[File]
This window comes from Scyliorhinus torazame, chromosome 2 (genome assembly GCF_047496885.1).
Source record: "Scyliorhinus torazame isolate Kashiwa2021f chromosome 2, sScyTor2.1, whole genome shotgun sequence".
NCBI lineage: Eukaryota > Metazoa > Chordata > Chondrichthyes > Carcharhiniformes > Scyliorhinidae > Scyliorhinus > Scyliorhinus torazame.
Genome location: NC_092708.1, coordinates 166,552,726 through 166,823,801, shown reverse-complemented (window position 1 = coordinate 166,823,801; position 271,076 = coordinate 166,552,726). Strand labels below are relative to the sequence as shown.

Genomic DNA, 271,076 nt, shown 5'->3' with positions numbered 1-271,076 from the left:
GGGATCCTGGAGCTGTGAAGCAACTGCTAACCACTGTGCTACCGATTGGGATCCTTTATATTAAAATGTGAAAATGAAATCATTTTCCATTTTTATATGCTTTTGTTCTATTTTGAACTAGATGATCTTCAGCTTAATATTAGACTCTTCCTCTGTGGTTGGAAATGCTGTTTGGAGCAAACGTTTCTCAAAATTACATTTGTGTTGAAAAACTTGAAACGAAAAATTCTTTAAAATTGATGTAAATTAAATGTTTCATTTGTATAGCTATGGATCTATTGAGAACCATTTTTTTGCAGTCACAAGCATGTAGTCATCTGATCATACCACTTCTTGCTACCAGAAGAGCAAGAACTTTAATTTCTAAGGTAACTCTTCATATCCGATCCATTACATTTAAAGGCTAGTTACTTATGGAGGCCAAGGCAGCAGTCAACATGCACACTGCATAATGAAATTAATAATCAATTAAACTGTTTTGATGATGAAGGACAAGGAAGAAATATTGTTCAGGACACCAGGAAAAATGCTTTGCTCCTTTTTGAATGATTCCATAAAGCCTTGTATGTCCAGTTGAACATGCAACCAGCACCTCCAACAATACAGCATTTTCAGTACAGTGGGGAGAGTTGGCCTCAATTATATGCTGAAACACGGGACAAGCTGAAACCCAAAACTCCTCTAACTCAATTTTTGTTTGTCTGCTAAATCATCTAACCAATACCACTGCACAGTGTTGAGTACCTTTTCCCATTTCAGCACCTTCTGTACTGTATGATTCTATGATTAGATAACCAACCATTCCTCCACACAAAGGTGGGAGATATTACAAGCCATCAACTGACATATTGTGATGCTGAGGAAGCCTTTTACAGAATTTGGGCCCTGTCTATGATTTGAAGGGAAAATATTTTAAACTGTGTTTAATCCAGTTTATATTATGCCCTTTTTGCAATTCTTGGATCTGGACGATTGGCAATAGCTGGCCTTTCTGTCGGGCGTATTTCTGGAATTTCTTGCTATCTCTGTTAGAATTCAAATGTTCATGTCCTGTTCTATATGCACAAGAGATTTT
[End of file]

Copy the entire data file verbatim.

This window comes from Scyliorhinus torazame, chromosome 2 (genome assembly GCF_047496885.1).
Source record: "Scyliorhinus torazame isolate Kashiwa2021f chromosome 2, sScyTor2.1, whole genome shotgun sequence".
NCBI lineage: Eukaryota > Metazoa > Chordata > Chondrichthyes > Carcharhiniformes > Scyliorhinidae > Scyliorhinus > Scyliorhinus torazame.
Genome location: NC_092708.1, coordinates 166,552,726 through 166,823,801, shown reverse-complemented (window position 1 = coordinate 166,823,801; position 271,076 = coordinate 166,552,726). Strand labels below are relative to the sequence as shown.

Genomic DNA, 271,076 nt, shown 5'->3' with positions numbered 1-271,076 from the left:
GGGATCCTGGAGCTGTGAAGCAACTGCTAACCACTGTGCTACCGATTGGGATCCTTTATATTAAAATGTGAAAATGAAATCATTTTCCATTTTTATATGCTTTTGTTCTATTTTGAACTAGATGATCTTCAGCTTAATATTAGACTCTTCCTCTGTGGTTGGAAATGCTGTTTGGAGCAAACGTTTCTCAAAATTACATTTGTGTTGAAAAACTTGAAACGAAAAATTCTTTAAAATTGATGTAAATTAAATGTTTCATTTGTATAGCTATGGATCTATTGAGAACCATTTTTTTGCAGTCACAAGCATGTAGTCATCTGATCATACCACTTCTTGCTACCAGAAGAGCAAGAACTTTAATTTCTAAGGTAACTCTTCATATCCGATCCATTACATTTAAAGGCTAGTTACTTATGGAGGCCAAGGCAGCAGTCAACATGCACACTGCATAATGAAATTAATAATCAATTAAACTGTTTTGATGATGAAGGACAAGGAAGAAATATTGTTCAGGACACCAGGAAAAATGCTTTGCTCCTTTTTGAATGATTCCATAAAGCCTTGTATGTCCAGTTGAACATGCAACCAGCACCTCCAACAATACAGCATTTTCAGTACAGTGGGGAGAGTTGGCCTCAATTATATGCTGAAACACGGGACAAGCTGAAACCCAAAACTCCTCTAACTCAATTTTTGTTTGTCTGCTAAATCATCTAACCAATACCACTGCACAGTGTTGAGTACCTTTTCCCATTTCAGCACCTTCTGTACTGTATGATTCTATGATTAGATAACCAACCATTCCTCCACACAAAGGTGGGAGATATTACAAGCCATCAACTGACATATTGTGATGCTGAGGAAGCCTTTTACAGAATTTGGGCCCTGTCTATGATTTGAAGGGAAAATATTTTAAACTGTGTTTAATCCAGTTTATATTATGCCCTTTTTGCAATTCTTGGATCTGGACGATTGGCAATAGCTGGCCTTTCTGTCGGGCGTATTTCTGGAATTTCTTGCTATCTCTGTTAGAATTCAAATGTTCATGTCCTGTTCTATATGCACAAGAGATTTT